Published: November 9, 2013
Scary reality may be around corner
Imagine this: Every Friday night you go to your favorite restaurant for the excellent prime rib you love. You are there so often, "everybody knows your name." Your favorite wait person comes over and asks "the usual?" and you reply "of course." Soon, your dinner arrives but instead of the prime rib dinner, it is a plate of vegetables.
You say it is not what you ordered and you want your regular but are told it is no longer available. The owner comes over to explain there is a new chef in the kitchen. She has never been a chef, never run a restaurant, and does not know how to write a menu, but she knows what is good for you and that is what you will get. Plus, because it is good for you, it will be more expensive than your old tired prime rib which she considers sub-standard. You complain and say you are now going down the street to another restaurant. You are then told she is also the chef there along with every restaurant in the city. She was given this job by Big Brother who is now taking over the food industry. It was necessary to take over the food industry because it is so closely related to your health care, which he is seizing for full and complete control.
If this is just a bad dream at this time, the reality of it may soon be around the corner. Michael Bloomberg is doing his darnedest to get this done in New York City, dictating sizes and portions of what restaurants can serve. He is trying to influence Colorado with a lot of money - buying whatever influence he can for purposes not quite understood. It is scary!
Judy Kasten, Colorado Springs
District is the 800-pound gorilla
In the Nov. 6 article, "Voters reject tax increase for D-38," The Gazette failed to identify why a resounding 75 percent of voters said no. With a record 61 percent voter turnout in an off-year election (versus 36 percent for El Paso County) why did you only publish the opinion of school board member Mark Pfoff?
He implies that Tri-Lakes voters are too stingy or uninformed to meet the needs of our kids, leaving beleaguered D-38 leaders to "do the best they can" with insufficient resources.
Pfoff insults voters by conjecturing we couldn't discern Amendment 66 from 3A so we said no to both on autopilot. He can't grip that we opposed their massive $4.5 million mill levy override - with no cap and no sunset - on its lack of merit. He firmly stipulates that, as a result, D38 will not allocate funds to restore teacher cuts or provide needed support to "struggling kids", technology and safety initiatives.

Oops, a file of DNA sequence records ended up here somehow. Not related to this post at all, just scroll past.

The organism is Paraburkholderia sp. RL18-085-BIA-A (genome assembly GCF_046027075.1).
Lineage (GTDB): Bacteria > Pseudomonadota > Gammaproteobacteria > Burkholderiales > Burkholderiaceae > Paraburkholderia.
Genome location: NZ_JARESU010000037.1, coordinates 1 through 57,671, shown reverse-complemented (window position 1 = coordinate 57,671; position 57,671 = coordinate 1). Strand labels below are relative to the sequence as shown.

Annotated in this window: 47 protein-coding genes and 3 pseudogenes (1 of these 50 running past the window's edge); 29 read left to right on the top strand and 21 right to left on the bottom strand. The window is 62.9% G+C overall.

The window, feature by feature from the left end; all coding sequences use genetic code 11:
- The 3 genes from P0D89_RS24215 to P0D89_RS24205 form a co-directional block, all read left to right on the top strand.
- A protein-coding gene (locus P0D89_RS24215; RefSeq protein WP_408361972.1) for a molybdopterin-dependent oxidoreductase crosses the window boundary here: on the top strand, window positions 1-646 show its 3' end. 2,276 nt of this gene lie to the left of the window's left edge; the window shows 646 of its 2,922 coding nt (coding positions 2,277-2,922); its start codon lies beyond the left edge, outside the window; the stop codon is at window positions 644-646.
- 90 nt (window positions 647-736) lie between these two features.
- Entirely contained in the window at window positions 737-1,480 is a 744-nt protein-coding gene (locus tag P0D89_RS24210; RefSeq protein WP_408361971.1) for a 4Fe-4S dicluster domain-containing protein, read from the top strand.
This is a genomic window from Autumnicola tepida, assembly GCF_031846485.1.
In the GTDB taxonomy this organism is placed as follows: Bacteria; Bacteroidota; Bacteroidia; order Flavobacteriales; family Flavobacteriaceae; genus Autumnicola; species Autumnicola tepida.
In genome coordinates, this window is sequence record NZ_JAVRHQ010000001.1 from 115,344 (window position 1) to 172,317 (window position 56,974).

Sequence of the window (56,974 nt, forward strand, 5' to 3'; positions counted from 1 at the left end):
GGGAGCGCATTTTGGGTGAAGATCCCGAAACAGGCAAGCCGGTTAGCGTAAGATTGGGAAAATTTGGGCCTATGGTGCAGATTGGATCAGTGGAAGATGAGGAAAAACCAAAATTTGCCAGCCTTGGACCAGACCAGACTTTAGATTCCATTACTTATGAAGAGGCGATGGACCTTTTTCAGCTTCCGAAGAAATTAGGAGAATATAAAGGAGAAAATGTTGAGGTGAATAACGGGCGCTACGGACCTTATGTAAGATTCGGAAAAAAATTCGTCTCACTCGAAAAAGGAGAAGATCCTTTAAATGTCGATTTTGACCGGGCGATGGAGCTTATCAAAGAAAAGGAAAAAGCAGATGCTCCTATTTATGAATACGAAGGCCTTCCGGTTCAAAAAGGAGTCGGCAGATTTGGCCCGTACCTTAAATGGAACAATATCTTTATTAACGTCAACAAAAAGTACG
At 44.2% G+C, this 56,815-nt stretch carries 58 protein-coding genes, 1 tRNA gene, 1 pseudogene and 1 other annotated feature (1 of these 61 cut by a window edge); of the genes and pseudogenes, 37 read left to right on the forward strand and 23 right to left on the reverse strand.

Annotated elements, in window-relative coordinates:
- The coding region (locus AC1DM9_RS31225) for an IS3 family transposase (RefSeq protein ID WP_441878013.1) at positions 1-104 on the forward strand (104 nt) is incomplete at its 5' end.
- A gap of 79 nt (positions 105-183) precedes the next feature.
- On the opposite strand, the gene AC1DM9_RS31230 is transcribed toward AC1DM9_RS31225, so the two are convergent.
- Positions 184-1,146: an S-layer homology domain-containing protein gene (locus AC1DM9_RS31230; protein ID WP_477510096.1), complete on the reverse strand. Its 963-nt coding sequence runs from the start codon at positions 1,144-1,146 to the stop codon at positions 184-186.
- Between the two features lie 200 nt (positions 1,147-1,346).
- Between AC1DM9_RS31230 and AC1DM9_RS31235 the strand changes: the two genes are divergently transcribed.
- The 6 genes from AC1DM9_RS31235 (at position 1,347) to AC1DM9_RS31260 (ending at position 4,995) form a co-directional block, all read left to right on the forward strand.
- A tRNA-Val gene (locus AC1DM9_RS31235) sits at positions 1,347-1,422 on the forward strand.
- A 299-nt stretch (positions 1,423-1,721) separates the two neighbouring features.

What? No discussion, no prioritizing?
In communities like Tri-Lakes, the school district is the 800-pound gorilla so the temperament of the gorilla is critical to our well-being. There's actually a very different story emerging in northern El Paso County if The Gazette and other media care to seek it out. It's about D-38 stewardship issues. It's about excluding citizens when architecting ballot measures. It's about "advising" businesses not to voice their concerns at the risk of losing customers. It's about a practice of board member "appointments" that ultimately leaves the community unfairly represented.
D-38 is blessed with ample resources (including a record $12M reserve), generous tax payers (ninth highest taxed district in Colorado) and involved parents. We've long been "Accredited with Distinction," the highest rating given to Colorado public schools.
As a business leader, I owe my customers and investors the best return on investment possible. Most businesses would salivate to have the financial advantages and stable investors that D-38 enjoys.
If I told my stakeholders that I'll just do the "best I can under the circumstances," (heavy sigh) they would likely tell me "Now's the Time" for new leadership, to borrow the pro-3A slogan.
Laura McGuire, Tri-Lakes resident
A little bit of humor in politics
Do I see a little humor in comparing today's political situation with a scene from the 1969 movie "Midnight Cowboy"? Many young people have never seen this three Academy Award winning movie with Jon Voight and Dustin Hoffman.
I liked it and it is still widely available. Jon Voight played the part of the Midnight Cowboy and Dustin Hoffman was a mentally challenged person named Ratso Rizzo. The scene I like shows the Midnight Cowboy and Ratso breezing down the highway in Voight's convertible. They aren't real sure where they are. Unfazed, Ratso beams "We're lost, but we're making good time!"
I think this statement pretty well describes our political situation today.
Tedd Hinton, Colorado Spring
TABOR saved us again
TABOR again did exactly what we enacted it to do! Thanks Doug Bruce.
Let's not forget that the provisions included in"66" had been passed by our legislators and would already be law if not for the little "annoying" proviso of TABOR for a people's vote on taxes.
It is certain that the efforts to have TABOR declared unconstitutional will continue and be intensified by those following their own agendas who are unaware of and certainly not the least interested, in the thoughts and concerns of the voters.
Joe Henry, Colorado Springs